Long layoff a plus for Red Sox coaches and scouts

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The four days between the end of the regular season and the start of the Division Series Friday may seem like too much for the players, who are accustomed to the everyday nature of the regular season. Instead of playing day after day, the Sox have trying to stay busy -- and sharp -- while they await the winner of the Cleveland-Tampa Bay wild card game.

It's far from ideal for the players, and the organization has taken steps to ensure that the same malaise that tripped up the 2006 Tigers, the 2007 Rockies and the 2012 Tigers doesn't take the Red Sox players off their game. While the players fidget, the down time has been a boon for others in the organization. In particular, the coaching staff, scouts and Baseball Operations department has used the time to focus on some baseball minutae, in an effort to best prepare the players.

Over the course of the season, those resources were used to help the Red Sox become the second-most efficient defensive team in baseball, and to aid the Red Sox becoming as successful on the bases as any team in either league. The attention to detail goes on this week.

"I'm sure when these games start,'' said Jonny Gomes, "those guys are going to have every single [aspect taken care of]. Whatever happens, I don't think it's going to catch any of us off-guard. I think that just goes to show, from the coaching staff down, how much these guys pay attention to detail and how much every minute, every hour spent in this clubhouse is never wasted. It's [all about] preparation.'' Until this season, for instance, the Red Sox never deployed some of the extreme shifts put on for left-handed hitters, a positioning that has
become the rule rather than the exception throughout the game.

But third base coach Brian Butterfield has made it his focus, and the organization's own metrics reveal that the shifts had saved nearly 10 runs through the first two-thirds of the season. One member of the organization, while noting that exact numbers are difficult to come by, estimated the shifts saved the Red Sox approximately a dozen runs over the course of the season.

Four Red Sox position players -- Dustin Pedroia; Shane Victorino, Mike Napoli and Jacoby Ellsbury - finished either first or second at their respective position in defensive runs saved, in part because of positioning. "A lot of that [data] is generated internally, by our coaches,'' manager John Farrell said. "Our prepration for the playoffs is going to more in depth. But it's not going to be drastically different from what we do for every series.''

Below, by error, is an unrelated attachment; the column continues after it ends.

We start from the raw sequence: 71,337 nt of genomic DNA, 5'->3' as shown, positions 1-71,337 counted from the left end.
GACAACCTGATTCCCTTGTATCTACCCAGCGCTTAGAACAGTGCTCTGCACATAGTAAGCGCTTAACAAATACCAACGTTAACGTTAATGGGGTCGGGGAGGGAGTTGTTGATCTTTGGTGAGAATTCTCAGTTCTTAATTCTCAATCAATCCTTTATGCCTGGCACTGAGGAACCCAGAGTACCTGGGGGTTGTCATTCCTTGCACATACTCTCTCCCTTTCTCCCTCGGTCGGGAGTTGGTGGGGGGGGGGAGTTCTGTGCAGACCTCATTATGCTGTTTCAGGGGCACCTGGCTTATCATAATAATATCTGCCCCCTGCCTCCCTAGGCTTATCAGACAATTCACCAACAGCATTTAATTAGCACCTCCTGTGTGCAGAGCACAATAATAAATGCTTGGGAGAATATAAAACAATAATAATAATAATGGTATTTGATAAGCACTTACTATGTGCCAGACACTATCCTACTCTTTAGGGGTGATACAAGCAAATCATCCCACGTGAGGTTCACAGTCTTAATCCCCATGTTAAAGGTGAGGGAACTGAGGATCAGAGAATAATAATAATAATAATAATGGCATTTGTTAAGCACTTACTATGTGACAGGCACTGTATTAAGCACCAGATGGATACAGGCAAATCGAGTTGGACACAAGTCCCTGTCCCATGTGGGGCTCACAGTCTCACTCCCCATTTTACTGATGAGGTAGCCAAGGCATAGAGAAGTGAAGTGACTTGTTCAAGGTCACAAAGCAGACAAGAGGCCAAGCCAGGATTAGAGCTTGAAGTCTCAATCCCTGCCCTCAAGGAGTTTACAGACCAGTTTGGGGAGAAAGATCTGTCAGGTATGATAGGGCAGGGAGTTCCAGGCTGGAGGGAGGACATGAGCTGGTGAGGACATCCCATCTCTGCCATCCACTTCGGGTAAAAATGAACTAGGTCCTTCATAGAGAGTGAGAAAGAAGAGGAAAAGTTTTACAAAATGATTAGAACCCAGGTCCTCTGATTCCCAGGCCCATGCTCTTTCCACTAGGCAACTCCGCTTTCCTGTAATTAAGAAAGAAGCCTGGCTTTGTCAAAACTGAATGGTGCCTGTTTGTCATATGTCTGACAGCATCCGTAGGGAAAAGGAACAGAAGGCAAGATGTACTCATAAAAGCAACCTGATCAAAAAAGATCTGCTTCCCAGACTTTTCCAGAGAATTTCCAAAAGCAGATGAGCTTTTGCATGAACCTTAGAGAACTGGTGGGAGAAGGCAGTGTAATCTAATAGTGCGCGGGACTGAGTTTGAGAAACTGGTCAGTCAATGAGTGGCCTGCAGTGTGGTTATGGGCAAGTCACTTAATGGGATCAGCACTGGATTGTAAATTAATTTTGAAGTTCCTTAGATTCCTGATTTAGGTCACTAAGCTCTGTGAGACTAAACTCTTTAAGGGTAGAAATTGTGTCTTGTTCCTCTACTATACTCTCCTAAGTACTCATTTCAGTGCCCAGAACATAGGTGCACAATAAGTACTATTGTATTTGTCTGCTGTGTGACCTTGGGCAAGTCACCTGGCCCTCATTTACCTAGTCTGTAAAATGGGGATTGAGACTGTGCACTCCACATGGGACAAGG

Indeed, while most teams hold a meeting -- one for the pitchers, one for the position players -- at the start of each series in the regular season, the Red Sox hold pre-game meetings to game-plan before every series, striving for the most complete and up-to-date information. Just another facet that was improved because of advance scouting and preparation. "The game's changed because of technology,'' said Farrell, "so it behooves you to take advantage of what's available.''

The area most affected is baserunning. The Sox were third in stole bases and were thrown out the fewest times in the American League. When the season ended, the Sox had been successful in their last 39 attempts in a row, the best such streak for any team dating back to at least 1951. And it wasn't just Jacoby Ellsbury, who was 52-for-56 over the season. By the end of the year, the Sox were even using lumbering catcher Jarrod Saltalamacchia, who swiped four in five tries, to run when the opportunity presented itself.

"What I've done over the past couple of days,'' said Torey Lovullo, who oversees much of the baserunning information,"is to watch video in my hotel room of the Cleveland pitchers I'm not so familiar with [the Sox haven't played the Indians since June 1]. I was also doing it with the Texas guys that we haven't seen in a while. Now, that shrinks. I'll wait until [we know who we're playing], but what [this week] has given me is more time, in a relaxed environment, to where I'm not getting distracted and I can focus. "What's good about it is, I know what kind of information these guys want and I can get really, really specific with it.''

On Thursday, there will be planning, and more meetings and details, all of it designed to give the players ever last possible edge and advantage. "It still comes down to the players,'' emphasized Farrell. With more than a little help from the coaches and scouts.

- Sean McAdam, CSN New England

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